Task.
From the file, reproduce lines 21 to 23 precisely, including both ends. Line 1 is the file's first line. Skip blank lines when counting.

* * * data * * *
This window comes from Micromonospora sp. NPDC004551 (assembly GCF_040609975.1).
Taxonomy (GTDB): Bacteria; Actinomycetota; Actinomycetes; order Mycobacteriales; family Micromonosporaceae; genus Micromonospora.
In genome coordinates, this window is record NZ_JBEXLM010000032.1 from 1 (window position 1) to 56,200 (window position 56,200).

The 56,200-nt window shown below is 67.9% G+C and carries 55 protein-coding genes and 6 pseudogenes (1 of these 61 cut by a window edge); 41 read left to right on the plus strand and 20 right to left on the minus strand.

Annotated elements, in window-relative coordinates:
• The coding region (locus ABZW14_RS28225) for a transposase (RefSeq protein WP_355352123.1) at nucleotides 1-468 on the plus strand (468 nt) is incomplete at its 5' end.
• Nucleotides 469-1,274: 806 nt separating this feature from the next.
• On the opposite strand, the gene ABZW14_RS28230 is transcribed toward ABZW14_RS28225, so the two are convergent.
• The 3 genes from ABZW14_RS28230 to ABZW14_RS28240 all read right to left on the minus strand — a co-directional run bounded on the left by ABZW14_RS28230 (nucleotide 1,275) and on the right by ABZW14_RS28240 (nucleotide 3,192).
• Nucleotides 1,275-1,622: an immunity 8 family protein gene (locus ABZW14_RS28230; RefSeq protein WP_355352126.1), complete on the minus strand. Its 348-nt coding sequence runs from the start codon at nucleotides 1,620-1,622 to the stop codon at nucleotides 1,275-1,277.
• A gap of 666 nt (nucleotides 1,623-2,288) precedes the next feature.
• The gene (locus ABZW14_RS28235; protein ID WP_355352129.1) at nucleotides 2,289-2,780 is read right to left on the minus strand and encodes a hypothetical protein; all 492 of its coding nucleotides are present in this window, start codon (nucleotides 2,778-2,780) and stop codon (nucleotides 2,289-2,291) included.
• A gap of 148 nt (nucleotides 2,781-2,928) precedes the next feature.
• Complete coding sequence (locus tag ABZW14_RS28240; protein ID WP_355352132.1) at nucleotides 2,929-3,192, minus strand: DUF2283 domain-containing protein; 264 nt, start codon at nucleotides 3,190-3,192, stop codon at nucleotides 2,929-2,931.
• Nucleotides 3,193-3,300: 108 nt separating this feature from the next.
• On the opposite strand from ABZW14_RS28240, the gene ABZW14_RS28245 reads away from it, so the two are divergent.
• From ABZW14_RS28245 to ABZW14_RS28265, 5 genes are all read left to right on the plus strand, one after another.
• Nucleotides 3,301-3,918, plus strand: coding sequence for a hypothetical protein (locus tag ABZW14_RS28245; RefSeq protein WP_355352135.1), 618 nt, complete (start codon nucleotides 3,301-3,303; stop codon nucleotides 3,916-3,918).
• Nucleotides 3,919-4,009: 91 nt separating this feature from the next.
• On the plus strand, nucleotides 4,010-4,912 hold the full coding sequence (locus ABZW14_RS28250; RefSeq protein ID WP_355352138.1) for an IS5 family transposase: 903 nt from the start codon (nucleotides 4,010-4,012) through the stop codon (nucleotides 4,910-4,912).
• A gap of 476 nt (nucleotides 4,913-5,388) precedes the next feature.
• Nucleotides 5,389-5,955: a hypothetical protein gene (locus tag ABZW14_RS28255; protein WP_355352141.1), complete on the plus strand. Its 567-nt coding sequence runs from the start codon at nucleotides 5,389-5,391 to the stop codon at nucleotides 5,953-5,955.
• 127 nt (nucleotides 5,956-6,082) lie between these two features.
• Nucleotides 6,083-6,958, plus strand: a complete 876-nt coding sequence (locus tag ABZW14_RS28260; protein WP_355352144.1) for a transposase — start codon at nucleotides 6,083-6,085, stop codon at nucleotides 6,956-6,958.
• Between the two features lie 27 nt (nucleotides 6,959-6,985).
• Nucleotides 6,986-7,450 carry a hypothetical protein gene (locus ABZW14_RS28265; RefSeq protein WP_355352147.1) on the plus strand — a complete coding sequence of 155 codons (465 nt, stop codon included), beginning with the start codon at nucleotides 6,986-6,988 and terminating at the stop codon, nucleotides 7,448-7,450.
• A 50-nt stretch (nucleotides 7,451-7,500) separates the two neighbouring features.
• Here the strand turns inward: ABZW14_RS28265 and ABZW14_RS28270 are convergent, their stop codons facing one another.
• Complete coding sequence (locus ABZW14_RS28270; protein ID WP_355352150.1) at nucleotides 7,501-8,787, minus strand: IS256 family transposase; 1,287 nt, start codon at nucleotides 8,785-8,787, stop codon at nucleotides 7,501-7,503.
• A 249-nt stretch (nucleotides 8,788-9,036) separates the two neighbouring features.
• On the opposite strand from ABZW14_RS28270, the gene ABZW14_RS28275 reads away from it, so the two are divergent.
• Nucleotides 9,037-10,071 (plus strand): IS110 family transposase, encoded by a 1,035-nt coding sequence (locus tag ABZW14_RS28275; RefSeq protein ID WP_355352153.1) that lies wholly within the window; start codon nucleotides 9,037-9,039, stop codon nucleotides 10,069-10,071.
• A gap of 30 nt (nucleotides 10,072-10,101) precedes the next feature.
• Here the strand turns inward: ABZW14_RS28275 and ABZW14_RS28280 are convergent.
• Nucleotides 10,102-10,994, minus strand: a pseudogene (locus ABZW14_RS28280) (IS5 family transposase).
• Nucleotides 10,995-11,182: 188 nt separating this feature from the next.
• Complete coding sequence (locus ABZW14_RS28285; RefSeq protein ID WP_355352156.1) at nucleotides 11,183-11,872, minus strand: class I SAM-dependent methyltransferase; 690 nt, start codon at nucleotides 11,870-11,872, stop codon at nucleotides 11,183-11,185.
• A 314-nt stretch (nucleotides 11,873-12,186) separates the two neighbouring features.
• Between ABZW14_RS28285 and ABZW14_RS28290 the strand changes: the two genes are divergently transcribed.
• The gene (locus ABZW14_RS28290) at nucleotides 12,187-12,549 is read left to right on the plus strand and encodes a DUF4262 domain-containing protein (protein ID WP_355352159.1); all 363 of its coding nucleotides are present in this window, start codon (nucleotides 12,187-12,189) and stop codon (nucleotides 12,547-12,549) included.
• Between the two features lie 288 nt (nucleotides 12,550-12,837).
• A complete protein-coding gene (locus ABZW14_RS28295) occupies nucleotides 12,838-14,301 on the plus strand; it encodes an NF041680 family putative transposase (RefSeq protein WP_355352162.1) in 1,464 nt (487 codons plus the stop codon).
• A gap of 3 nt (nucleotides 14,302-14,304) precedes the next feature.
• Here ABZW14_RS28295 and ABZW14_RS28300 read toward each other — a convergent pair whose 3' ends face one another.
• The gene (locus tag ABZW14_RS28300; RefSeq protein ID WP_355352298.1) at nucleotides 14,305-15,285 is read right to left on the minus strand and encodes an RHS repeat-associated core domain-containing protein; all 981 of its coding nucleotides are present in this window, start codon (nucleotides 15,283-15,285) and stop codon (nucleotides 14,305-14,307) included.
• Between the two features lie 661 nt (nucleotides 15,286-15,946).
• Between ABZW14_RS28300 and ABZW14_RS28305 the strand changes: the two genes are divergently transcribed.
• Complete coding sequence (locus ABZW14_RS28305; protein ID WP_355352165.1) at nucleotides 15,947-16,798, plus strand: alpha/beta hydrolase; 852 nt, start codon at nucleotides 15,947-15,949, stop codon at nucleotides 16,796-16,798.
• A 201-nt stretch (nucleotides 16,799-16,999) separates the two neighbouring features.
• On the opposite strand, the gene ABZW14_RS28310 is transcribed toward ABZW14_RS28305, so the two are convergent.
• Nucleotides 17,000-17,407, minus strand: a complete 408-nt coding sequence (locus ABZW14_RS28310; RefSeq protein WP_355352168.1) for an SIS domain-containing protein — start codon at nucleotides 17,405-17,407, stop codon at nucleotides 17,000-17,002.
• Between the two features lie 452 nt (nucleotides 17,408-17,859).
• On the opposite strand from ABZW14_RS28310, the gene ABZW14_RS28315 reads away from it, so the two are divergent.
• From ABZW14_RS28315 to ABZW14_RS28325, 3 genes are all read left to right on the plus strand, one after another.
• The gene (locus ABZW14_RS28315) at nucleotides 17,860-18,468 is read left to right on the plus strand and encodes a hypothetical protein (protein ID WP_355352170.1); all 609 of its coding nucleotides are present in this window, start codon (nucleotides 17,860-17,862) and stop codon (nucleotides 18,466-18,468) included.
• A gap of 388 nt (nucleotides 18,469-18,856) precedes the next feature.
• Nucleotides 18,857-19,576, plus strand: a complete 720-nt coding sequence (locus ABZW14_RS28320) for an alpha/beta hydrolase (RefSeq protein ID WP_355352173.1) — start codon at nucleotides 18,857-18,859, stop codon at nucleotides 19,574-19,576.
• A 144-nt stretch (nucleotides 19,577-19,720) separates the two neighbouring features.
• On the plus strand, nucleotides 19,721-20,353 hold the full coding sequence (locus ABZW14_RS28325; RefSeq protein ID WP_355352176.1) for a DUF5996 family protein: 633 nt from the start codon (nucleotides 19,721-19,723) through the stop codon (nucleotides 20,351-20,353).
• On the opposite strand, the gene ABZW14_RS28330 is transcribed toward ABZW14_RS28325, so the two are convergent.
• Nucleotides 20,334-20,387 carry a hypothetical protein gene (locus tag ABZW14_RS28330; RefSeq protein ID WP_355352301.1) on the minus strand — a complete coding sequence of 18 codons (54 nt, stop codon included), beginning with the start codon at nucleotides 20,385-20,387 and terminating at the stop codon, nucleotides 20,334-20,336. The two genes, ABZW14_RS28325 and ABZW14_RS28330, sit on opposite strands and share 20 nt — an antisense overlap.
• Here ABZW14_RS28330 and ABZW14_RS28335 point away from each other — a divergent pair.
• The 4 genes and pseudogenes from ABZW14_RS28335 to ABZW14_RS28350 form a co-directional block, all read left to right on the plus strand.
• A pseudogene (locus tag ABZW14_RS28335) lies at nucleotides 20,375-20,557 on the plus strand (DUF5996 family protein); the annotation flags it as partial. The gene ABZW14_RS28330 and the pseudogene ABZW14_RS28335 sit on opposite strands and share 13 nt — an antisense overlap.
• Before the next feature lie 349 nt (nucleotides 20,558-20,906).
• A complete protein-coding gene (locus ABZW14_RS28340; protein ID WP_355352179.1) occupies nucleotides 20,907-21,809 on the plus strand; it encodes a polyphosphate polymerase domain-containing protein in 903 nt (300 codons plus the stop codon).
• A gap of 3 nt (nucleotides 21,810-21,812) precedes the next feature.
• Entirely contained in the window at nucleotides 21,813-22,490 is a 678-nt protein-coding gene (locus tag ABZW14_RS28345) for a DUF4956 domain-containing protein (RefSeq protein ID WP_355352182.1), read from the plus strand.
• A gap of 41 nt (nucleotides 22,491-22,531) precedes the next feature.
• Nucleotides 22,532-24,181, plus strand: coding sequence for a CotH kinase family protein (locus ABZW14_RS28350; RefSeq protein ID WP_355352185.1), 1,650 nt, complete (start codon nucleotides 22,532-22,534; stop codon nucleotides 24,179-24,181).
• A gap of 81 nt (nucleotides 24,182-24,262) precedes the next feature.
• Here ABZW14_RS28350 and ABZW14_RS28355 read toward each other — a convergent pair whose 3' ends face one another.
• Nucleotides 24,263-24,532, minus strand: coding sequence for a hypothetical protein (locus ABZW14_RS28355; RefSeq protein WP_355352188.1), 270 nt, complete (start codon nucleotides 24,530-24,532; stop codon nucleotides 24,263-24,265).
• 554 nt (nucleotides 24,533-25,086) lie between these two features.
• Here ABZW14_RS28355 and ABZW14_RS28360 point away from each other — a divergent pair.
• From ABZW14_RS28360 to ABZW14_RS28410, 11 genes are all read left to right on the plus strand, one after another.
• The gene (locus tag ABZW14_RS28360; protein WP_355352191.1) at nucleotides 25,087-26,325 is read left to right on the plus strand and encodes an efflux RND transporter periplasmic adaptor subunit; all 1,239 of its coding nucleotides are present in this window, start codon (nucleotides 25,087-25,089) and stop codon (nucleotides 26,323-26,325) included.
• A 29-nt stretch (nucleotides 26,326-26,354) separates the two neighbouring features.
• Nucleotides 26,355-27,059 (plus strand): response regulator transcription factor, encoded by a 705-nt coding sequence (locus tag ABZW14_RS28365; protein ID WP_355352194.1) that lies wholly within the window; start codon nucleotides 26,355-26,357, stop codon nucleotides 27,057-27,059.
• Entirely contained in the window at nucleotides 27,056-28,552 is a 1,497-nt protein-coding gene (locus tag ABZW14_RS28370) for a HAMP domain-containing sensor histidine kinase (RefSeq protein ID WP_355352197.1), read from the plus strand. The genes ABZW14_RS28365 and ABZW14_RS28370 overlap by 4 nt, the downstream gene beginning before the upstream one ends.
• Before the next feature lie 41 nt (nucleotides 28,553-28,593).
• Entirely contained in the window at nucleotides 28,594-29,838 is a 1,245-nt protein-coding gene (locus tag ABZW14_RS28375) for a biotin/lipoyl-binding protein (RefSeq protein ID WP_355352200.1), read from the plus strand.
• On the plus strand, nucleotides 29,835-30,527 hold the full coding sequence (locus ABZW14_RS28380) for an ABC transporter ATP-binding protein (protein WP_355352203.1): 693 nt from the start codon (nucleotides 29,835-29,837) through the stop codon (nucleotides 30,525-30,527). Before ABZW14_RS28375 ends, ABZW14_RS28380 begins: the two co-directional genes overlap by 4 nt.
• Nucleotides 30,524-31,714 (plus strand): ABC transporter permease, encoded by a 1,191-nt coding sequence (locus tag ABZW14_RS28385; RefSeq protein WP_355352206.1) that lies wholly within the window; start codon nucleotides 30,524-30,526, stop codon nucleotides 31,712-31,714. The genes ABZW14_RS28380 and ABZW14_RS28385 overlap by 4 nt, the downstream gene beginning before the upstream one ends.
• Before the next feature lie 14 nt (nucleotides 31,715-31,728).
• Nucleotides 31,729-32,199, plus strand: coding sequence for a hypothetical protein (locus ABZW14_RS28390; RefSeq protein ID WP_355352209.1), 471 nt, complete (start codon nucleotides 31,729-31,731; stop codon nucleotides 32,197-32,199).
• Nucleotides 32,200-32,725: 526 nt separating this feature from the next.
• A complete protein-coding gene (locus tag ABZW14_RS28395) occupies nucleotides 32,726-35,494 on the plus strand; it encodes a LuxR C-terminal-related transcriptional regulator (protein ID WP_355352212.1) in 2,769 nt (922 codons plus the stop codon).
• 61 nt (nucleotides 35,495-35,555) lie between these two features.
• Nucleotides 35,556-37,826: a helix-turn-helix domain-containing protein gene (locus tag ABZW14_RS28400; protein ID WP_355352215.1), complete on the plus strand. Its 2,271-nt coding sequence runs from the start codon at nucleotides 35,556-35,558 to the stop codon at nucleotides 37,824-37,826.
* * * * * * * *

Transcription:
• A gap of 476 nt (nucleotides 4,913-5,388) precedes the next feature.
• Nucleotides 5,389-5,955: a hypothetical protein gene (locus tag ABZW14_RS28255; protein WP_355352141.1), complete on the plus strand. Its 567-nt coding sequence runs from the start codon at nucleotides 5,389-5,391 to the stop codon at nucleotides 5,953-5,955.
• 127 nt (nucleotides 5,956-6,082) lie between these two features.